As a journalist with Sports Illustrated and ABC Sports in the 1990s, Beth (Schmidt) Choat ’86 had an epiphany. Interviewing Olympians like figure skater Michelle Kwan and gymnast Shannon Miller, Choat says, “It struck me that there was this 12-year-old girl inside who wanted to read great stories about the best young female athletes in the world.”
Now an officer with the Las Vegas Metropolitan Police Department, Choat satisfied her inner “tween” in 2010 with the publication of Soccerland—her debut young adult novel and the first title in her International Sports Academy series. The book, which has garnered praise from soccer icon Brandi Chastain, among others, revolves around Flora Dupre, a Maine teenager and gifted soccer player who yearns to play for the U.S. in the Olympics and World Cup.
The book was hardly a stretch for Choat, who from a young age had immersed herself in a wide variety of sports. As cross-country ski team captain at Williams she competed twice in the NCAA Div. I Championships. During her two decades as a sports writer, she also spent time at Olympic training centers in Lake Placid, N.Y., near where she grew up in the Adirondacks, and in Colorado Springs, Colo.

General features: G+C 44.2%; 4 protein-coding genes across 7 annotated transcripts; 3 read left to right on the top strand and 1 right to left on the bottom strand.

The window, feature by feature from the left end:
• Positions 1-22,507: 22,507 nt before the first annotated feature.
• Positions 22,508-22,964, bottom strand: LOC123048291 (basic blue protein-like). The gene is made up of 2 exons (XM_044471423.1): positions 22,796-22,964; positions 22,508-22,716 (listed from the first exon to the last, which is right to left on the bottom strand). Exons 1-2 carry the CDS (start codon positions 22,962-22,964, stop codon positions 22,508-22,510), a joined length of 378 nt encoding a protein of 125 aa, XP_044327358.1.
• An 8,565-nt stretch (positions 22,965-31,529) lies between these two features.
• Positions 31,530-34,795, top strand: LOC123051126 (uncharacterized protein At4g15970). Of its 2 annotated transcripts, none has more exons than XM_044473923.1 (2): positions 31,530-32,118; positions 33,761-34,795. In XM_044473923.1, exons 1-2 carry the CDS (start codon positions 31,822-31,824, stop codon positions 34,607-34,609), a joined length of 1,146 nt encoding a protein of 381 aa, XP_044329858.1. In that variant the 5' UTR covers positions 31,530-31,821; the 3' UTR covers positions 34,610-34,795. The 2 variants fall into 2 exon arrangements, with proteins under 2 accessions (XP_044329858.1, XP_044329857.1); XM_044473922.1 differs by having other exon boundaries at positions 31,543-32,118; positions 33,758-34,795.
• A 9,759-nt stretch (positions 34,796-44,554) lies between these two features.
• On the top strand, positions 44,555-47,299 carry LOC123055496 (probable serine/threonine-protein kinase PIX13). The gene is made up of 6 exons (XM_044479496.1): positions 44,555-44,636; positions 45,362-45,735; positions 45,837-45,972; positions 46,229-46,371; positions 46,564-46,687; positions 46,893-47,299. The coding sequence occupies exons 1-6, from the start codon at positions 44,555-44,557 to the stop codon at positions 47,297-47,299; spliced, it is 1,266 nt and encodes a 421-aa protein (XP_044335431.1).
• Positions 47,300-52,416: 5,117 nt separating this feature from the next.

Increasingly frustrated by mainstream journalism, and eager to get back to an active outdoor lifestyle, she and her husband moved to Las Vegas in 2008, while she was putting the finishing touches on Soccerland. A recruiter with the Las Vegas police department encouraged Choat, who was 44 at the time, to become a police officer. She became a full-time member of the force the same month Soccerland debuted.
Thanks to the book’s commercial and critical success—it ranks as a Junior Library Guild selection and is a final nominee for a 2012-13 Truman Readers Award—Choat is busy crafting her next two books in the International Sports Academy series. These two will focus on gymnastics and figure skating and the issues surrounding both, such as pressure from parents, coaches, agents and the media; weight and body image; liking versus loving a sport; and fear of failure.
Choat hopes that the series will fill a void in the young adult literary market, in which books aimed at girls typically focus on boys, gossip and materialism. “When I was 12, I wanted to read a smart sports book with role models,” she says. “It’s ironic that I wrote the novel I wanted to read.”